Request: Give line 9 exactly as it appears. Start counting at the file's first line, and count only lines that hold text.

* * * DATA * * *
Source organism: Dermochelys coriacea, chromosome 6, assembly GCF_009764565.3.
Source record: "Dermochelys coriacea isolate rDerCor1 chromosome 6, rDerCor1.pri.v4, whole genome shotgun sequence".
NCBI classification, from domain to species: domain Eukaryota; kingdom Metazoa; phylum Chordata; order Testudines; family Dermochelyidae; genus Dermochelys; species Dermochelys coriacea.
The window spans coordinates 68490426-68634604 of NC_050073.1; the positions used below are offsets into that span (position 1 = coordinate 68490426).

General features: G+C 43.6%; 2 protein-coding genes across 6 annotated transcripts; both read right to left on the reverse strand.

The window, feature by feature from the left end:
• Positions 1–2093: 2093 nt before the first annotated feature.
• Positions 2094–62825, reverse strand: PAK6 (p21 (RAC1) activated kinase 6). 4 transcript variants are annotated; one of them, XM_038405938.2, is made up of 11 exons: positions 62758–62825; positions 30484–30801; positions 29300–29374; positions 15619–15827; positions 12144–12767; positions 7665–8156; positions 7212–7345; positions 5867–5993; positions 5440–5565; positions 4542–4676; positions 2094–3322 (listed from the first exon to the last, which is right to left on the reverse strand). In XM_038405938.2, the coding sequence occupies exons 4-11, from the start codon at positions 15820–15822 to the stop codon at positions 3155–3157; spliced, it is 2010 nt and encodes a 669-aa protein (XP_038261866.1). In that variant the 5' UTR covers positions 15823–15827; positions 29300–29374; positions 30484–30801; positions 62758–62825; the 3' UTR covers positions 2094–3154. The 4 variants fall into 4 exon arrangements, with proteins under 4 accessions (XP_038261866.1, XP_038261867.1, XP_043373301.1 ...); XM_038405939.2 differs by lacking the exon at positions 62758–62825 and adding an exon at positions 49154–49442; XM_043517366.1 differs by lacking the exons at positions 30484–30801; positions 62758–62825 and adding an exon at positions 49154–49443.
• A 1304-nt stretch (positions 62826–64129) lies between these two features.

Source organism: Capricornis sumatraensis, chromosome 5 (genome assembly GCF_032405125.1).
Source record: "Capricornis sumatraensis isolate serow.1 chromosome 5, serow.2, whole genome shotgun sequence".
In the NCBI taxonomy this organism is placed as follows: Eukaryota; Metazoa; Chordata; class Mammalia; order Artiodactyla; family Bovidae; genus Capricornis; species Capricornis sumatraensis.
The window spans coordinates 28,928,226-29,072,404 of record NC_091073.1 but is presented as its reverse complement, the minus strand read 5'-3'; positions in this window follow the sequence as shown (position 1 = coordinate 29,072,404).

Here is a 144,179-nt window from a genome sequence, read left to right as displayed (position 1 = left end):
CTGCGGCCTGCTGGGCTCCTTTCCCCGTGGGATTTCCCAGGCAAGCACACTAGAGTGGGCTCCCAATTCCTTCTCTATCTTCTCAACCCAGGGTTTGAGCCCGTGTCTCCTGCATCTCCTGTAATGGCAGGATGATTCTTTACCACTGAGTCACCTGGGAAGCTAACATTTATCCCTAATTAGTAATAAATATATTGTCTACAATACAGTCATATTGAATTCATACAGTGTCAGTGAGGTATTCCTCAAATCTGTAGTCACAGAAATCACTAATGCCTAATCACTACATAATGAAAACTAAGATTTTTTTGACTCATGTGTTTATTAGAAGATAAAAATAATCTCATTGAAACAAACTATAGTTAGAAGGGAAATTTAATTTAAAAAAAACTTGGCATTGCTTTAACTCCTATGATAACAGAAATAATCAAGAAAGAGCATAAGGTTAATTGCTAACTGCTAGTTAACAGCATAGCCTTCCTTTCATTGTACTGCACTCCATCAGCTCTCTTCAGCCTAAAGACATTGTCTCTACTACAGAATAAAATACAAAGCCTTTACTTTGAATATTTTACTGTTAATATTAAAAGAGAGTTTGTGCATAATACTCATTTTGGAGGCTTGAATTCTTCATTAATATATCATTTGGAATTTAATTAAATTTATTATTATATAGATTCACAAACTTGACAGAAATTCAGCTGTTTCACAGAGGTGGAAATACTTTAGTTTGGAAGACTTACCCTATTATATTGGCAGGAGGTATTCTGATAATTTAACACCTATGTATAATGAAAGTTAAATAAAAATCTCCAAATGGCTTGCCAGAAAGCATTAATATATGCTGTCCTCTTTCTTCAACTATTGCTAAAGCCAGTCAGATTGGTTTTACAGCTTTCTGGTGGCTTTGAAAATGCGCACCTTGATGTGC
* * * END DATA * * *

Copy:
• A 1304-nt stretch (positions 62826–64129) lies between these two features.